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16 December 2014, 19:25
Zoe's back on YouTube and the Bookgate drama is fading away. But how did the internet take it?
Over the past week, the internet has been up in arms after YouTube superstar Zoe "Zoella" Sugg took an online hiatus, after it was revealed that she wasn't the sole writer of her new novel Girl Online.
We covered this in a thought piece ourselves, and following Zoe's return to YouTube today, we've noticed a trend in the types of reactions to the news:
If you have read any news article about this story beyond the headline, there is one unequivocal and indisputable fact: Zoe did not write Girl Online. At least not alone, beyond at least coming up with the concept and characters.
However, if Zoe has one thing, it's tenaciously loyal fans. In a lot of cases (such as "selling a book" cases), this is definitely a positive thing. But in many other instances, these fans have a tendency to deny any form of bad PR, constructive criticism, or basic facts, and sweep it all away as "hate". Effective, but not quite a permanent solution.
When the news became public, and reached even the larger more mainstream publications, plenty of people who still don't quite "get" YouTube came out of the woodwork to make their opinions known. And of course, they were a little less than positive.
Yeah! Forget you Zoe, go earn some real money!
Except... on top of the countless sponsorship deals, product placements, her own line of beauty products, and of course the ad revenue that comes from an average of 1.5 million views per video, Zoe's built an online empire in a couple of years; which no doubt equals making some serious bank.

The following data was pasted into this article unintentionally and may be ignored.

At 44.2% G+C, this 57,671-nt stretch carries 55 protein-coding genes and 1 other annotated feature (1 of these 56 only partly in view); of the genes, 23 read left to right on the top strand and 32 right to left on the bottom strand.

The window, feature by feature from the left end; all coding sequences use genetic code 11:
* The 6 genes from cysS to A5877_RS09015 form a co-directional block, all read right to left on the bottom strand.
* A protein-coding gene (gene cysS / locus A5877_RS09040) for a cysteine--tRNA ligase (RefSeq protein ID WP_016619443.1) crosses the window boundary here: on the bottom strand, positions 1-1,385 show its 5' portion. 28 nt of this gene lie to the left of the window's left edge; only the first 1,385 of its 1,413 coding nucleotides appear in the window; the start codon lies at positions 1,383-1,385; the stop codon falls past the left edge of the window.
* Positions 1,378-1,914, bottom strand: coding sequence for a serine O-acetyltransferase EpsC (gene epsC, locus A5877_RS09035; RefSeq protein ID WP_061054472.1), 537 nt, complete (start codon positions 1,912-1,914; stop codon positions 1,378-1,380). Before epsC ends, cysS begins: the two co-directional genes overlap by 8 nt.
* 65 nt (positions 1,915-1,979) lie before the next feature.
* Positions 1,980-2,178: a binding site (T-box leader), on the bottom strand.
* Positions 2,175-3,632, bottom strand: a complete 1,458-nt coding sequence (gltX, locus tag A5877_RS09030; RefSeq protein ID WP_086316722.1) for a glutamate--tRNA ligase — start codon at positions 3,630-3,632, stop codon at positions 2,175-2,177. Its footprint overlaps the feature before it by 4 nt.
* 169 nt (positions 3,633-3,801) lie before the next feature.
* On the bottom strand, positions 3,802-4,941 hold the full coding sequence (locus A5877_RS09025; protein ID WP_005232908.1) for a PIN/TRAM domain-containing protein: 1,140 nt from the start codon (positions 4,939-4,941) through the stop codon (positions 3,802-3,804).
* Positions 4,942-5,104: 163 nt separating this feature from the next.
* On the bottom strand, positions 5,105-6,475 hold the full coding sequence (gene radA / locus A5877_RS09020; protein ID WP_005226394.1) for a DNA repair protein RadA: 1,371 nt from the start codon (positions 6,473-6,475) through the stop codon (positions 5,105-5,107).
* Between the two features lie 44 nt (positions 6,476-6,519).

Not bad for "a girl with a camera".
And while the integrity of this statement is thrown a bit into question after the ghostwriting debacle, it's still clear that not everything that online content creators do is for the money. The YouTube community was founded on a love for making and sharing things. And sometimes it takes a team to make your creative vision a reality.
Reiterating what we already wrote, it doesn't particularly matter in the grand scheme of things whether or not Zoe wrote Girl Online herself - well, really it depends on why you think it doesn't matter.
Is it because plenty of non-author celebrities have help in their publications? Or is it because you're just excited to buy anything with her name attached to it? Zoe's great, but when her brand is built on authenticity, you'd expect her fans to be interested in a little more - y'know - authenticity. Acting like it doesn't matter for the latter reason is sort of bordering on "Denial" territory.
So you've "written a book" and it's sold very well. But then it comes out that it may not have entirely been your work, and suddenly the world is in disarray. What's the best option?
According to Zoella herself, it's something we could all stand to do: take a break, step away from your computer, and come back a while later with some positivity. After her brief social media hiatus, Zoe's back on YouTube with a guide for making Christmas cookies with boyfriend Alfie.
And while she is probably dealing with the aftermath of Bookgate-or-whatever-we're-calling-it in private, it's great to see that Zoe isn't letting the backlash affect her online personality. Because after all, all Zoella-branded products aside, that homegrown sense of positivity is the core of her brand.
While there is a lot more that can be said about the integrity of online fame and the maintenance of authenticity, Zoe's commitment to being a positive force in the public eye is probably the best lesson that we - fans, "haters" and the apathetic alike - can learn from her in light of this event.